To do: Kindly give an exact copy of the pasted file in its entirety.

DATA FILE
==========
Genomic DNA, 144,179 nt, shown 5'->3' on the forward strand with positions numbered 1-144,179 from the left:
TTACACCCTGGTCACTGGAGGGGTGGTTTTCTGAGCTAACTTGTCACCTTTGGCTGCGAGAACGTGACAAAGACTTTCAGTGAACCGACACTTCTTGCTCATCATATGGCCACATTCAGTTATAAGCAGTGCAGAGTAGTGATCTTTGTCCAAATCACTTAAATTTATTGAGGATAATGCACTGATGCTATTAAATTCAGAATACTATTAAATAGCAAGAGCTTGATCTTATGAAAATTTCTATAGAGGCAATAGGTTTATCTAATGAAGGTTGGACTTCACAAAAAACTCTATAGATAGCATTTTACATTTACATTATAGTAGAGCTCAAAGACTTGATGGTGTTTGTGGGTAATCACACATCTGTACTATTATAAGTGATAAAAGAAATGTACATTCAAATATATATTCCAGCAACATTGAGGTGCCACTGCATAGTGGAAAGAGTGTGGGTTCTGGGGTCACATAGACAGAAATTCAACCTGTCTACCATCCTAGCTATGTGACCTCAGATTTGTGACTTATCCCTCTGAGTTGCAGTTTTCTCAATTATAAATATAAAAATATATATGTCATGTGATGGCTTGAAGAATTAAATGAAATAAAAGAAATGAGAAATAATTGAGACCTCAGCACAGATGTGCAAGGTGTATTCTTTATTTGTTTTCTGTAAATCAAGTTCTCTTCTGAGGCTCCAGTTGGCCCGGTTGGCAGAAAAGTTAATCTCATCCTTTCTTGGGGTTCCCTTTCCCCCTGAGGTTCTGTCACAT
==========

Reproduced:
Genomic DNA, 144,179 nt, shown 5'->3' on the forward strand with positions numbered 1-144,179 from the left:
TTACACCCTGGTCACTGGAGGGGTGGTTTTCTGAGCTAACTTGTCACCTTTGGCTGCGAGAACGTGACAAAGACTTTCAGTGAACCGACACTTCTTGCTCATCATATGGCCACATTCAGTTATAAGCAGTGCAGAGTAGTGATCTTTGTCCAAATCACTTAAATTTATTGAGGATAATGCACTGATGCTATTAAATTCAGAATACTATTAAATAGCAAGAGCTTGATCTTATGAAAATTTCTATAGAGGCAATAGGTTTATCTAATGAAGGTTGGACTTCACAAAAAACTCTATAGATAGCATTTTACATTTACATTATAGTAGAGCTCAAAGACTTGATGGTGTTTGTGGGTAATCACACATCTGTACTATTATAAGTGATAAAAGAAATGTACATTCAAATATATATTCCAGCAACATTGAGGTGCCACTGCATAGTGGAAAGAGTGTGGGTTCTGGGGTCACATAGACAGAAATTCAACCTGTCTACCATCCTAGCTATGTGACCTCAGATTTGTGACTTATCCCTCTGAGTTGCAGTTTTCTCAATTATAAATATAAAAATATATATGTCATGTGATGGCTTGAAGAATTAAATGAAATAAAAGAAATGAGAAATAATTGAGACCTCAGCACAGATGTGCAAGGTGTATTCTTTATTTGTTTTCTGTAAATCAAGTTCTCTTCTGAGGCTCCAGTTGGCCCGGTTGGCAGAAAAGTTAATCTCATCCTTTCTTGGGGTTCCCTTTCCCCCTGAGGTTCTGTCACAT